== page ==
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Published: September 19th 2010
(Day 894 on the road)
Let's start a little off-topic: Travel guides, especially the most popular publications like Lonely Planet and Rough Guide, are notorious for glorifying sights and attractions. At times it seems that everything in any chosen country is “the most beautiful this” or “the largest that”. I have over time grown quite tired of these grand claims, and have always longed for a guidebook that tells you the way it is, without raising expectations too much through overhyped claims. But of course honesty conflicts with the interests of the publishers; after all, would you buy a guide book that basically said: Nothing to see here, don't go there, skip this, probably best to stay to visit a different country all together? Probably not.
So how refreshing it was to be in the possession of the older, 2004 edition of the Lonely Planet Costa Rica. The book must have been written at a time when political correctness was still in its infancy, and on countless occasions it was just great to read how the author of the guidebook wrote what was on his mind, rather than the dull and misleading usual doses of "X is a picturesque and laid-back
mountain village, surrounded by lush forest that hosts a spectacular array of wildlife, and the locals are some of the friendliest around anywhere". Well done! Unfortunately, all this honest advice was suspiciously absent from the 2008 edition of the same guidebook. Not so well done.
After the white water rafting in Turialba, we were heading east onto the Caribbean coast. We had initially considered going up to Tortugero - and the national park of the same name - but had heard stories that it is a bit of a circus up there with tourists outnumbering locals by far. So we chose to instead go to another village, Parismina, 30 kilometres south along the Caribbean coast.
Getting there along the 40 kilometre dirt road was difficult to say the least. In the beginning, we were still able to hitch rides with locals who lived in the area, always alongside Finca Carmen, a huge Del Monte banana plantation that stretched for kilometres and kilometres on end. The locals were kind enough to take us along for as far as they went, but traffic thinned out considerably the further we went. For long stretches in between and for the whole last
hour and a half we were forced to walk, the final hour in complete darkness as night had already set. The only car that we did see contained a lying local who told us it was still 30 kilometres to go (we knew it was no more than four kilometres) and wanting to charge us ridiculous amounts for the oh-so-far ride. On the bright side (so to speak), we nearly tripped over a fair-sized crocodile (probably a cayman, but who knows these things), who was laying dead bank in the centre of the dark gravel road, only dimly lit by our head-lamps. We took a few pictures and then carefully walked around it in a big loop to show our respect.
Once at the dock to catch the boat across (Parismina lies on a peninsular and can only be reached by boat), we were quoted yet another ridiculous price for the ten minute ride, with no lodging available. Out of sheer luck there was one single captain hanging around who was waiting for a family from San Jose who had pre-booked their crossings, and he gave us a lift across for free. Muchas gracias, amigo!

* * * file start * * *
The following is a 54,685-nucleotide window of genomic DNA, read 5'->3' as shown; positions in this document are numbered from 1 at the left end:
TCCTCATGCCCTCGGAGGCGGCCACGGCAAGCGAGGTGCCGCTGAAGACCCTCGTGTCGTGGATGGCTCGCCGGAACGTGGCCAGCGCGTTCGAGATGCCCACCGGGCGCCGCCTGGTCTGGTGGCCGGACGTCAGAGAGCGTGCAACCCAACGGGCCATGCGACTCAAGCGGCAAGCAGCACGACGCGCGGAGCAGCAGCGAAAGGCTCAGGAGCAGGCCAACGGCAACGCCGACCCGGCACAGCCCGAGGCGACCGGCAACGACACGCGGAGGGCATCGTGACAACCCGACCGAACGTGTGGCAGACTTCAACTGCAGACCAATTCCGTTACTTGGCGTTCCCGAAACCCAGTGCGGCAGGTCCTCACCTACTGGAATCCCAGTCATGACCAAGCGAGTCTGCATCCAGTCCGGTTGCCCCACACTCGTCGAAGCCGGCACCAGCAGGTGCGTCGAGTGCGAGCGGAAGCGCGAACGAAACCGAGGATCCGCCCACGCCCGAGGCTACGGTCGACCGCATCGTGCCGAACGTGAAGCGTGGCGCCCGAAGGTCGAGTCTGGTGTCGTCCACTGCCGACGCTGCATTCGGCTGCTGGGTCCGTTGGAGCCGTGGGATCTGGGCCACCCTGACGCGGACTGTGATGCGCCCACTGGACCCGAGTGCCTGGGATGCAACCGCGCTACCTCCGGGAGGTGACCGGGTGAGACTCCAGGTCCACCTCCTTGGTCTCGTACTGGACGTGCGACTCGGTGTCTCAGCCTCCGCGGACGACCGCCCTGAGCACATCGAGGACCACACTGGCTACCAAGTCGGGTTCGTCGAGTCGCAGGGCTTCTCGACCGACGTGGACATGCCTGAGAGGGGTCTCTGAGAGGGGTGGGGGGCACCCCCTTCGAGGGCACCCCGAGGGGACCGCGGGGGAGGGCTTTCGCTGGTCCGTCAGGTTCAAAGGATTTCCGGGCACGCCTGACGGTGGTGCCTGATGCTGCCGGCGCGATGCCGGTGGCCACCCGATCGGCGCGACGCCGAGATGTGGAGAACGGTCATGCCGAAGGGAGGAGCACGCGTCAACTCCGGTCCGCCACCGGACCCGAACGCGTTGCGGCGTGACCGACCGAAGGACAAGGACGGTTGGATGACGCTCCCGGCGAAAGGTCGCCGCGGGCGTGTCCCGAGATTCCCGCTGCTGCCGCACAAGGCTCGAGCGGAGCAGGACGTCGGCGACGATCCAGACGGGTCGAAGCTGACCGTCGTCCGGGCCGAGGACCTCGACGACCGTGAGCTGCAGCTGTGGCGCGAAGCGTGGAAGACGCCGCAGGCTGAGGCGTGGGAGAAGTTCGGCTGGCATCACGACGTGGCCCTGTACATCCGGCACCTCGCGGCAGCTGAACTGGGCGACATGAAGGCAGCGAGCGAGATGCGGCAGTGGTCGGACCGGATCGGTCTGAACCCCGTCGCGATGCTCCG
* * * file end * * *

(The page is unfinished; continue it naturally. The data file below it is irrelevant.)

Tiny Parismina itself
was pretty, and pretty sleepy. Two or three small guesthouses, a couple of restaurants, a community hall that doubled as a bar at night, locals with nothing but time on their hands, lots of boats. Very much the same landscape and the same scenery as Tortugero, but not a single other tourist to be seen anywhere.
After two days, a friendly Israeli family with one year old daughter arrived, which was great for all of us, as we were able to share the cost of a relaxed boat ride along the wildlife-rich canals which the area is famous for. Our very knowledgeable guide Jason was amazing; I have no idea how he managed to spot all the wildlife he did, but it is safe to say that without him we would have missed 80% of all the animals we saw. Especially spotting the green dragon-like iguanas, which were so well camouflaged amongst the jungle that even after Jason told us where to look it often took us another minute or so before we could actually see it, was priceless. Another animal I liked - but have no idea what they are called - was a tiny iguana-type thing that
could literally run across the water; pretty amazing to see this. But even apart from that, simply paddling and floating along the wild canals was a very pleasant way to spend the morning.
Not so successful unfortunately was my attempt to see some nestling green turtles, which were apparently laying their eggs onto the beaches just outside the village. To say it up front: Despite my best efforts, I didn't manage to see one. I had figured that my best chances were actually going out with the volunteers that patrolled the beaches at night to protect the eggs from poachers. Locals had told me that the only way to see them was with an expensive tour guide, but that is rubbish. The beach is free, and you can just go down to the beach at night and see what's happening. Only red lights however are allowed so as not to disturb and scare the turtles. We walked along the beach for four full hours but didn't see a single turtle, what a shame!
At least I didn't have to pay for this experience - unlike the volunteers that is. They were paying 15 dollars a day for the
privilege of doing a job that none of the locals wanted. Accommodation and food was extra, of course. What a scenario - in the village of Parismina, with an estimated unemployment of over 70%, foreigners are paying to work for a job that nobody else wants to do - or cares about for that matter. On top of this all, the whole thing is a legal joke: Parismina is a tiny village (maybe 200 people live here), and the poachers are well known to everybody, including the police. But nobody feels compelled to do anything about the root of the problem, which would solve the whole problems once and for all. Rather, they get well-meaning (I dare not say naive) foreigners to pay for the pointless privilege of patrolling the beach. Sisyphus sends his greetings.